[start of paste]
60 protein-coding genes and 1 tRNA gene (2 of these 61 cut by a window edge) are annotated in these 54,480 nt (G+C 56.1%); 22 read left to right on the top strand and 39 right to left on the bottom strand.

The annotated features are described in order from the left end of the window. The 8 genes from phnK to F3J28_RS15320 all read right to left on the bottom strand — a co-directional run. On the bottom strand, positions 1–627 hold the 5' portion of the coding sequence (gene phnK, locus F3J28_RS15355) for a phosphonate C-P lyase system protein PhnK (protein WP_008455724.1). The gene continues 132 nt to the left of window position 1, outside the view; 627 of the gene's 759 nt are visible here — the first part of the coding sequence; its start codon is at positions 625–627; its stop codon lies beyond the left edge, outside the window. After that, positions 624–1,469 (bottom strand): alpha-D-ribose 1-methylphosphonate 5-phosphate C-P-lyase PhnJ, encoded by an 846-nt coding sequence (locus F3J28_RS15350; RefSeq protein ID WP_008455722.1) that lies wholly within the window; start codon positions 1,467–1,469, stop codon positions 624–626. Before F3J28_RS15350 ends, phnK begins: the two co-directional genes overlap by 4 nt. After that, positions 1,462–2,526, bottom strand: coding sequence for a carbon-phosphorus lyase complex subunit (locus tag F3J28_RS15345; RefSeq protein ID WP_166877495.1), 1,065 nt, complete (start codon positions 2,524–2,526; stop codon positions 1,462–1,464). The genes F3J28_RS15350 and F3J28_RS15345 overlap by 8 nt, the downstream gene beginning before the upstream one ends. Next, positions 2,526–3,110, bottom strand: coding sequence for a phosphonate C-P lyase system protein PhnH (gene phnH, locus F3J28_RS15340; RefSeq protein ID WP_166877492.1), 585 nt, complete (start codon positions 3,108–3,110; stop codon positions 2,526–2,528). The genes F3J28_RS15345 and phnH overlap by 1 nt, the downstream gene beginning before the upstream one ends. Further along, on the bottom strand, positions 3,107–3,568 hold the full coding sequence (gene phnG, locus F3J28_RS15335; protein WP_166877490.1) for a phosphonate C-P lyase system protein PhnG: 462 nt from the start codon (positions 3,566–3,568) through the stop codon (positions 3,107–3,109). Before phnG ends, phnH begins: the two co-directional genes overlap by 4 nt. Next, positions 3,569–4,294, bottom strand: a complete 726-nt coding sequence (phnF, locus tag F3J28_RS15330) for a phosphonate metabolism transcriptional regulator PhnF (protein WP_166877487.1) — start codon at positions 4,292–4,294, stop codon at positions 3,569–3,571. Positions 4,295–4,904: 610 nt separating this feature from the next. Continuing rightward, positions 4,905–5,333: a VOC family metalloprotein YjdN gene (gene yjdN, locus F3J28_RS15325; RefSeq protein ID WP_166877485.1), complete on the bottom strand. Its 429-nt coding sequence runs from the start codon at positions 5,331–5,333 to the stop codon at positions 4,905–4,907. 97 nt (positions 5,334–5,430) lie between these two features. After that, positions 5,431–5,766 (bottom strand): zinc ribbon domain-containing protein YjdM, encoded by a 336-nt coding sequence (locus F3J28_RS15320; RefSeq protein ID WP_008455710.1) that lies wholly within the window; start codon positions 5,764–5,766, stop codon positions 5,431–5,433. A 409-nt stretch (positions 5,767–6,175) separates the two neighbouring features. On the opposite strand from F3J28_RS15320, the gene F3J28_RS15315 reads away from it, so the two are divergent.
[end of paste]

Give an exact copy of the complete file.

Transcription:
60 protein-coding genes and 1 tRNA gene (2 of these 61 cut by a window edge) are annotated in these 54,480 nt (G+C 56.1%); 22 read left to right on the top strand and 39 right to left on the bottom strand.

The annotated features are described in order from the left end of the window. The 8 genes from phnK to F3J28_RS15320 all read right to left on the bottom strand — a co-directional run. On the bottom strand, positions 1–627 hold the 5' portion of the coding sequence (gene phnK, locus F3J28_RS15355) for a phosphonate C-P lyase system protein PhnK (protein WP_008455724.1). The gene continues 132 nt to the left of window position 1, outside the view; 627 of the gene's 759 nt are visible here — the first part of the coding sequence; its start codon is at positions 625–627; its stop codon lies beyond the left edge, outside the window. After that, positions 624–1,469 (bottom strand): alpha-D-ribose 1-methylphosphonate 5-phosphate C-P-lyase PhnJ, encoded by an 846-nt coding sequence (locus F3J28_RS15350; RefSeq protein ID WP_008455722.1) that lies wholly within the window; start codon positions 1,467–1,469, stop codon positions 624–626. Before F3J28_RS15350 ends, phnK begins: the two co-directional genes overlap by 4 nt. After that, positions 1,462–2,526, bottom strand: coding sequence for a carbon-phosphorus lyase complex subunit (locus tag F3J28_RS15345; RefSeq protein ID WP_166877495.1), 1,065 nt, complete (start codon positions 2,524–2,526; stop codon positions 1,462–1,464). The genes F3J28_RS15350 and F3J28_RS15345 overlap by 8 nt, the downstream gene beginning before the upstream one ends. Next, positions 2,526–3,110, bottom strand: coding sequence for a phosphonate C-P lyase system protein PhnH (gene phnH, locus F3J28_RS15340; RefSeq protein ID WP_166877492.1), 585 nt, complete (start codon positions 3,108–3,110; stop codon positions 2,526–2,528). The genes F3J28_RS15345 and phnH overlap by 1 nt, the downstream gene beginning before the upstream one ends. Further along, on the bottom strand, positions 3,107–3,568 hold the full coding sequence (gene phnG, locus F3J28_RS15335; protein WP_166877490.1) for a phosphonate C-P lyase system protein PhnG: 462 nt from the start codon (positions 3,566–3,568) through the stop codon (positions 3,107–3,109). Before phnG ends, phnH begins: the two co-directional genes overlap by 4 nt. Next, positions 3,569–4,294, bottom strand: a complete 726-nt coding sequence (phnF, locus tag F3J28_RS15330) for a phosphonate metabolism transcriptional regulator PhnF (protein WP_166877487.1) — start codon at positions 4,292–4,294, stop codon at positions 3,569–3,571. Positions 4,295–4,904: 610 nt separating this feature from the next. Continuing rightward, positions 4,905–5,333: a VOC family metalloprotein YjdN gene (gene yjdN, locus F3J28_RS15325; RefSeq protein ID WP_166877485.1), complete on the bottom strand. Its 429-nt coding sequence runs from the start codon at positions 5,331–5,333 to the stop codon at positions 4,905–4,907. 97 nt (positions 5,334–5,430) lie between these two features. After that, positions 5,431–5,766 (bottom strand): zinc ribbon domain-containing protein YjdM, encoded by a 336-nt coding sequence (locus F3J28_RS15320; RefSeq protein ID WP_008455710.1) that lies wholly within the window; start codon positions 5,764–5,766, stop codon positions 5,431–5,433. A 409-nt stretch (positions 5,767–6,175) separates the two neighbouring features. On the opposite strand from F3J28_RS15320, the gene F3J28_RS15315 reads away from it, so the two are divergent.